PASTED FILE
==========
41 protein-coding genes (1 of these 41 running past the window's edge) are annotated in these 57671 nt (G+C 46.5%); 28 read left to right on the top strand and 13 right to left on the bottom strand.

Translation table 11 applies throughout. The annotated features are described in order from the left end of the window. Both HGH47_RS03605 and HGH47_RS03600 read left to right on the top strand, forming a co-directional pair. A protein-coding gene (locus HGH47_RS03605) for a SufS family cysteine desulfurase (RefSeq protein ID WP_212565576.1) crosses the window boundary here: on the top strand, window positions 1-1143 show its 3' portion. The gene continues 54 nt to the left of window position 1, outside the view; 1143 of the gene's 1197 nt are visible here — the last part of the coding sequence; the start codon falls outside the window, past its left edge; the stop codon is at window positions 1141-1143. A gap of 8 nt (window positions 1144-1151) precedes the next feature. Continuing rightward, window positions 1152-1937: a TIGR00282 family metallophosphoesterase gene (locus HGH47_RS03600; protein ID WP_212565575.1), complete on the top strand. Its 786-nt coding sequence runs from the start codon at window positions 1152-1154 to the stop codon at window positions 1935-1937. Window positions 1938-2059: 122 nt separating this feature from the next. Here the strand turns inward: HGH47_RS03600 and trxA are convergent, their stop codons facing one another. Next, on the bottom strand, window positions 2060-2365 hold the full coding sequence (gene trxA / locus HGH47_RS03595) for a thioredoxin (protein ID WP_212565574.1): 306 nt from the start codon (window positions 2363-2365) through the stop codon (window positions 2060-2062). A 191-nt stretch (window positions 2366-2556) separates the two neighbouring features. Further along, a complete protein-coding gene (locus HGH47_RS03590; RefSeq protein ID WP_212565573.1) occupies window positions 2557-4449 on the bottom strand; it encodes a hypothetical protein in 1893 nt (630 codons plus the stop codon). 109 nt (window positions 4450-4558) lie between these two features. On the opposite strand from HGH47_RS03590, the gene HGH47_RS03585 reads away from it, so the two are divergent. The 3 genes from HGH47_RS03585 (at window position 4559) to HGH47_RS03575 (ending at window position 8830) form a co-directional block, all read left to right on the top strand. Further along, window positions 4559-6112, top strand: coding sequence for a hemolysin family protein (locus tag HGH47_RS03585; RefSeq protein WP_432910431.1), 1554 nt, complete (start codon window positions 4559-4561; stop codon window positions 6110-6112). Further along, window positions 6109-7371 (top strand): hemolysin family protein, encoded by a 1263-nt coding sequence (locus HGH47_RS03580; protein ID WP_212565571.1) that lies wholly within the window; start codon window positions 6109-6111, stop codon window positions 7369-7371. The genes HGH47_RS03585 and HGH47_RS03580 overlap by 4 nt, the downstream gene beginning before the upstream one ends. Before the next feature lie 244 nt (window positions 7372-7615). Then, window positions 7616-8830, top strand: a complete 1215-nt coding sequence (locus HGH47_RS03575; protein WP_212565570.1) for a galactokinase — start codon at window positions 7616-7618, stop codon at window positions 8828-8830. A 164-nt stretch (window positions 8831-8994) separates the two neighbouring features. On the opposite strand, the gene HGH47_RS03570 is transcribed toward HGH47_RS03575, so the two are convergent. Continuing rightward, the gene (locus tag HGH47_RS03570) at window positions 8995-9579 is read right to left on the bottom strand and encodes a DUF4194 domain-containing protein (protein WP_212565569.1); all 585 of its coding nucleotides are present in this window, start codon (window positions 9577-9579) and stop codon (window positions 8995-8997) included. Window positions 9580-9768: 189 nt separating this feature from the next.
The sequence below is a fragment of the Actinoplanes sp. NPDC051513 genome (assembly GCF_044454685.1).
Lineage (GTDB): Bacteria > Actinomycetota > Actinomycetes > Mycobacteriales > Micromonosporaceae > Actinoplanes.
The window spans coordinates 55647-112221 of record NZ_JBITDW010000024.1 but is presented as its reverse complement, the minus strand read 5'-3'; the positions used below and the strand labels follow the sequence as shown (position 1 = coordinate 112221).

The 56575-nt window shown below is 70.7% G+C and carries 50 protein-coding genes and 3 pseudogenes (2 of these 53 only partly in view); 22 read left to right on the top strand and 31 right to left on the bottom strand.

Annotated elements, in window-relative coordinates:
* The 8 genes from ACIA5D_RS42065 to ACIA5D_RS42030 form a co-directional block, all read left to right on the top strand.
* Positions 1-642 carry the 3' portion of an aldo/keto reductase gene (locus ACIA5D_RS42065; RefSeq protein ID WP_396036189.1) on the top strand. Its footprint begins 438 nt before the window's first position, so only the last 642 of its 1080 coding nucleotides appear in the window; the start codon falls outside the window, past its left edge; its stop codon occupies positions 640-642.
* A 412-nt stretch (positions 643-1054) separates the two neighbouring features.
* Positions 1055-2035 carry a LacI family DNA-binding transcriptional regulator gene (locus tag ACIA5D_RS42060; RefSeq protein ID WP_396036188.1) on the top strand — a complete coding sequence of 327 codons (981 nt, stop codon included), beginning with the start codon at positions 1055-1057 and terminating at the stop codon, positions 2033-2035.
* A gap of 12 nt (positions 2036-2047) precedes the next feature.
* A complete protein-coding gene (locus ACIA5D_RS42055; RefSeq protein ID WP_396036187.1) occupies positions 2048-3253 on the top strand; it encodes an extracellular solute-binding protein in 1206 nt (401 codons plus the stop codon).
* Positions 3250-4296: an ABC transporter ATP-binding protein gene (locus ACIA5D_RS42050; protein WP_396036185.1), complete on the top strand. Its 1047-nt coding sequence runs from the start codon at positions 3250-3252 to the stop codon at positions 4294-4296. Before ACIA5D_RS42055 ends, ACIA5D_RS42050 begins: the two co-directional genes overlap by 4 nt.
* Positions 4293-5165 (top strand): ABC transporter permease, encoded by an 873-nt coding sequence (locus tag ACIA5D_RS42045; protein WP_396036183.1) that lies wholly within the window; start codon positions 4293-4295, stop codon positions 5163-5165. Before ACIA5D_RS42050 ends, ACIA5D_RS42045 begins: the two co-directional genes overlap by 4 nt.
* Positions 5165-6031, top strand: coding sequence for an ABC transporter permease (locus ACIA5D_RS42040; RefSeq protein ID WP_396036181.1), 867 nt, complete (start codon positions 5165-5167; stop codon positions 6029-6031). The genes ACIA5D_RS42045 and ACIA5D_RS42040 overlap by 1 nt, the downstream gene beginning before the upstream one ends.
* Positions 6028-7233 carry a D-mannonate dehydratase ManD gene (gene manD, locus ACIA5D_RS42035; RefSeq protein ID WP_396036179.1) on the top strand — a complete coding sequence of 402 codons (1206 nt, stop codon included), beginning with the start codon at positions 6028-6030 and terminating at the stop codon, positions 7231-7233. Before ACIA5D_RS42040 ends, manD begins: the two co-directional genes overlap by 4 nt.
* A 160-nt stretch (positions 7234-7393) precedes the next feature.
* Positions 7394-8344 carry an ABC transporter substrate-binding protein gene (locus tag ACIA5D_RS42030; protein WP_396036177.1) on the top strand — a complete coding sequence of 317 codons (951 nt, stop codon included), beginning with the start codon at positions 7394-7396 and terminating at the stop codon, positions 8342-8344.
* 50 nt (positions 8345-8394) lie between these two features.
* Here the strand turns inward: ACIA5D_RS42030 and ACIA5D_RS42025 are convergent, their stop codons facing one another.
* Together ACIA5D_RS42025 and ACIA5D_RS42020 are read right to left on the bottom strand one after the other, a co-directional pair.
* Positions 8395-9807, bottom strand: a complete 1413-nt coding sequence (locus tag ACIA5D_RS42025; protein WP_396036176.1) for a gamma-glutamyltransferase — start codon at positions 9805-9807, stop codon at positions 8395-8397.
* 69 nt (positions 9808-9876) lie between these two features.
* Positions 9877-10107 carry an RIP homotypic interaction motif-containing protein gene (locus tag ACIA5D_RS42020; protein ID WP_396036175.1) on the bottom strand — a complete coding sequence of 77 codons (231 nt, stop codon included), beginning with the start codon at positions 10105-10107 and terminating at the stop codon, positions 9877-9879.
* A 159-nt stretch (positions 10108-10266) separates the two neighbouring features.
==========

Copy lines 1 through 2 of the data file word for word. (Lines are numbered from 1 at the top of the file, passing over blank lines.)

41 protein-coding genes (1 of these 41 running past the window's edge) are annotated in these 57671 nt (G+C 46.5%); 28 read left to right on the top strand and 13 right to left on the bottom strand.

Translation table 11 applies throughout. The annotated features are described in order from the left end of the window. Both HGH47_RS03605 and HGH47_RS03600 read left to right on the top strand, forming a co-directional pair. A protein-coding gene (locus HGH47_RS03605) for a SufS family cysteine desulfurase (RefSeq protein ID WP_212565576.1) crosses the window boundary here: on the top strand, window positions 1-1143 show its 3' portion. The gene continues 54 nt to the left of window position 1, outside the view; 1143 of the gene's 1197 nt are visible here — the last part of the coding sequence; the start codon falls outside the window, past its left edge; the stop codon is at window positions 1141-1143. A gap of 8 nt (window positions 1144-1151) precedes the next feature. Continuing rightward, window positions 1152-1937: a TIGR00282 family metallophosphoesterase gene (locus HGH47_RS03600; protein ID WP_212565575.1), complete on the top strand. Its 786-nt coding sequence runs from the start codon at window positions 1152-1154 to the stop codon at window positions 1935-1937. Window positions 1938-2059: 122 nt separating this feature from the next. Here the strand turns inward: HGH47_RS03600 and trxA are convergent, their stop codons facing one another. Next, on the bottom strand, window positions 2060-2365 hold the full coding sequence (gene trxA / locus HGH47_RS03595) for a thioredoxin (protein ID WP_212565574.1): 306 nt from the start codon (window positions 2363-2365) through the stop codon (window positions 2060-2062). A 191-nt stretch (window positions 2366-2556) separates the two neighbouring features. Further along, a complete protein-coding gene (locus HGH47_RS03590; RefSeq protein ID WP_212565573.1) occupies window positions 2557-4449 on the bottom strand; it encodes a hypothetical protein in 1893 nt (630 codons plus the stop codon). 109 nt (window positions 4450-4558) lie between these two features. On the opposite strand from HGH47_RS03590, the gene HGH47_RS03585 reads away from it, so the two are divergent. The 3 genes from HGH47_RS03585 (at window position 4559) to HGH47_RS03575 (ending at window position 8830) form a co-directional block, all read left to right on the top strand. Further along, window positions 4559-6112, top strand: coding sequence for a hemolysin family protein (locus tag HGH47_RS03585; RefSeq protein WP_432910431.1), 1554 nt, complete (start codon window positions 4559-4561; stop codon window positions 6110-6112). Further along, window positions 6109-7371 (top strand): hemolysin family protein, encoded by a 1263-nt coding sequence (locus HGH47_RS03580; protein ID WP_212565571.1) that lies wholly within the window; start codon window positions 6109-6111, stop codon window positions 7369-7371. The genes HGH47_RS03585 and HGH47_RS03580 overlap by 4 nt, the downstream gene beginning before the upstream one ends. Before the next feature lie 244 nt (window positions 7372-7615). Then, window positions 7616-8830, top strand: a complete 1215-nt coding sequence (locus HGH47_RS03575; protein WP_212565570.1) for a galactokinase — start codon at window positions 7616-7618, stop codon at window positions 8828-8830. A 164-nt stretch (window positions 8831-8994) separates the two neighbouring features. On the opposite strand, the gene HGH47_RS03570 is transcribed toward HGH47_RS03575, so the two are convergent. Continuing rightward, the gene (locus tag HGH47_RS03570) at window positions 8995-9579 is read right to left on the bottom strand and encodes a DUF4194 domain-containing protein (protein WP_212565569.1); all 585 of its coding nucleotides are present in this window, start codon (window positions 9577-9579) and stop codon (window positions 8995-8997) included. Window positions 9580-9768: 189 nt separating this feature from the next.